December 13, 2021 09:58
Some 92.1 percent of all adults in Korea are fully vaccinated against coronavirus but daily infections still hover at around 7,000, straining hospitals to breaking point. More than 20,000 COVID-19 patients have been told to self-isolate and nearly 900 people are in serious condition.
As of last Saturday, 80.9 percent of ICU beds across the country have been filled, and over 90 percent in Seoul and Incheon. Some 1,739 people in the Seoul metropolitan area are waiting for ICU beds to become available, and a record 80 people died.
The arrival of the Omicron variant exacerbates worries of an unprecedented surge in new cases. Ninety people have now tested positive for the highly infectious variant.
The government has been taken aback by the scale of the surge and has been trying to deal with it by shortening the interval between full vaccination and booster shots to five, then four and ultimately three months. But so far only 33 percent of senior citizens have received their booster shots.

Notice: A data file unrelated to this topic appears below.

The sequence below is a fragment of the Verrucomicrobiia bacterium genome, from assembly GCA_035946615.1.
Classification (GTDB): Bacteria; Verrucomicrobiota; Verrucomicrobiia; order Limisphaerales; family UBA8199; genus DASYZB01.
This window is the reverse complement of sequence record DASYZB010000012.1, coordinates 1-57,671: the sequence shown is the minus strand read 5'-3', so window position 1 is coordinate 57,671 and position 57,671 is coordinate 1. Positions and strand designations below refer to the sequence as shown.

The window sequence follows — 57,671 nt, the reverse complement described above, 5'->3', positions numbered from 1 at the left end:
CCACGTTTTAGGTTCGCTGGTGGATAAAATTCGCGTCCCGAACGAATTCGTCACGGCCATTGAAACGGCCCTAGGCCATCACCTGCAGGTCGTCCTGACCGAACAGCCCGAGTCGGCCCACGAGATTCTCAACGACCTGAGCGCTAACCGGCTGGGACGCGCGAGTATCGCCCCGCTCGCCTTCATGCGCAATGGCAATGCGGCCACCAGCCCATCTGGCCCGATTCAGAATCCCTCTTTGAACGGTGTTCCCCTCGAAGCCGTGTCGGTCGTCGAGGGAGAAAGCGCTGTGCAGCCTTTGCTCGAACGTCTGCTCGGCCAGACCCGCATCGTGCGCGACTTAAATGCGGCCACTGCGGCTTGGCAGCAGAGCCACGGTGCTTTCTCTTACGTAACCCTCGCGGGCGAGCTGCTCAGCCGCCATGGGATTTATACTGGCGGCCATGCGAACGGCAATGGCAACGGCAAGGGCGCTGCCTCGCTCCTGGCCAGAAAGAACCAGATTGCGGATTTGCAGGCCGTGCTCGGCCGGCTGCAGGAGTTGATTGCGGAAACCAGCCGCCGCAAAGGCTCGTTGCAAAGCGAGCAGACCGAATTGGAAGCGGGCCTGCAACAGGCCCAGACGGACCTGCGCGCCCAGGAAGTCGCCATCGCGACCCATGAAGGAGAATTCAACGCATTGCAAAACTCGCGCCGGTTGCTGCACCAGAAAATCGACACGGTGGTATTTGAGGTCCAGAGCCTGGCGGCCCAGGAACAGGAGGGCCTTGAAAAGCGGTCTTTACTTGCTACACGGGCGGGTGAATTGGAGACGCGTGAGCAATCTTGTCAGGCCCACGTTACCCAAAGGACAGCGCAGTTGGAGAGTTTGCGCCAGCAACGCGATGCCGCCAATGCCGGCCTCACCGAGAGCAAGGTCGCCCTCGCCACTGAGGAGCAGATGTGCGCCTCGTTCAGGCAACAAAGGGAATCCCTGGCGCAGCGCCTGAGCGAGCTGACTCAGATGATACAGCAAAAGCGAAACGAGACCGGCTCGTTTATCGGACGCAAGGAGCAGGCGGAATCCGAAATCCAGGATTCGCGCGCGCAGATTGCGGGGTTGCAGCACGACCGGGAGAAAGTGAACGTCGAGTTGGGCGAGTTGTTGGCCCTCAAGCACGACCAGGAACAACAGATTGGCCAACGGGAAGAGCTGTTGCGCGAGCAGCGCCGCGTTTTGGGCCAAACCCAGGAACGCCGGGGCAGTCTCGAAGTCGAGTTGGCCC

The situation is no better for teenagers, who make up a substantial proportion of new cases. Only 37 percent of teens have been fully vaccinated so far, and 1,063 per 100,000 have been infected, a similar proportion to senior citizens who tested positive (1,048).
Although youngsters have a lower chance of developing serious symptoms, they are equally vulnerable to infection.
In Canada, France, Japan and Singapore, more than 70 percent of teens have been fully vaccinated.
Booster shots appear to be the only defense. A study by Israel's Sheba Medical Center and the Health Ministry's Central Virology Laboratory showed that people who got booster shots have 100 times more immunity against the Omicron variant than people who received their second jabs five to six months ago.
The U.K.'s Health Security Agency analyzed data gathered from 581 people infected with Omicron and forecast that booster shots could increase prevention by 70 to 75 percent.
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